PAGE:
RATESDOTCA is constantly updated with the latest rates on the market, so check back frequently for new deals.

Are London mortgage rates higher than other Ontario cities?

Some cities and provinces offer more competition among lenders regarding mortgages. For instance, if there's a hot housing market, lenders might choose to compete with others by lowering their rates to attract more clients.

However, generally speaking, London mortgage rates are not any higher than other Ontario cities. Mortgage rates will be influenced mainly by your credit score (so you'll want to make sure it's as high as possible), your employment record, and your debt-to-income ratio.

What's the difference between variable and fixed-rate mortgages?

One of the great conundrums for homebuyers is whether to go with a fixed or variable rate mortgage. Make the right decision, and you can work toward paying down the principal of your mortgage loan faster. Make the wrong decision, and you might get caught paying more interest than you'd like. Deciding which is best is an ongoing dilemma because no one can predict the future — interest rates might go down, or they might go up. However, researching the current market climate is always your best bet. For example, in 2021, variable rates were very low, and many homeowners went with a variable-rate mortgage. But, more recently, the Bank of Canada has hiked up interest rates, increasing the monthly loan payments on variable-rate mortgages. Now, many homeowners are looking toward fixed rates. Just remember that there is never a one-size-fits-all answer. Many factors can influence which route is best.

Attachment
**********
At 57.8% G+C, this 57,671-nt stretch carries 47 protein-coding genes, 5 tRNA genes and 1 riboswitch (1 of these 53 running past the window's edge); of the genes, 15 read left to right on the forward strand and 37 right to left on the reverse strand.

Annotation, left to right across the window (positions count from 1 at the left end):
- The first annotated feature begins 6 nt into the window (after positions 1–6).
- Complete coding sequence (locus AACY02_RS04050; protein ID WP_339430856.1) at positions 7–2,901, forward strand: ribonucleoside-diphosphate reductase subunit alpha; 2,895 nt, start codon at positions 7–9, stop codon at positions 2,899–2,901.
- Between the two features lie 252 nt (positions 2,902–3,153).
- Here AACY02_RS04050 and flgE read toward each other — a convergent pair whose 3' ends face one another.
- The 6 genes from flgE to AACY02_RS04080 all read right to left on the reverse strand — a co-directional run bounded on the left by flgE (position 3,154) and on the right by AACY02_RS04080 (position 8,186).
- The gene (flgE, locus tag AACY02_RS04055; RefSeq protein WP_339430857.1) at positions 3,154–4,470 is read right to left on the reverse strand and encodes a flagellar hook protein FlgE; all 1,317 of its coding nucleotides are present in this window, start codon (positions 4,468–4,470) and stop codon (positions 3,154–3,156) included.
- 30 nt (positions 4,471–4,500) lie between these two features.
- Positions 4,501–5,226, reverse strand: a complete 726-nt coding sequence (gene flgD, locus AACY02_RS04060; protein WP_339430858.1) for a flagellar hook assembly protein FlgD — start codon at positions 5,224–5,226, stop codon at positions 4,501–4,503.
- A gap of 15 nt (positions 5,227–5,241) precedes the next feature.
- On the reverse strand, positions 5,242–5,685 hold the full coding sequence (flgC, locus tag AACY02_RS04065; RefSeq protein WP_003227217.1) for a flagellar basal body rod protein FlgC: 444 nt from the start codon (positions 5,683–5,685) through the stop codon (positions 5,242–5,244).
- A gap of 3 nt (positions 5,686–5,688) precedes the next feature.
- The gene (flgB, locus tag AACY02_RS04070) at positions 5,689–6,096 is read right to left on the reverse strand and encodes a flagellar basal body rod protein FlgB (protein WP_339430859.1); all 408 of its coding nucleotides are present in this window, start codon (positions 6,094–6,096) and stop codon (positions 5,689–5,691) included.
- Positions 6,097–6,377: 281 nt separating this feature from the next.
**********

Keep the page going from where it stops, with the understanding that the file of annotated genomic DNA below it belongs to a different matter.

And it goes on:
Here are the differences between a fixed rate mortgage and a variable rate mortgage: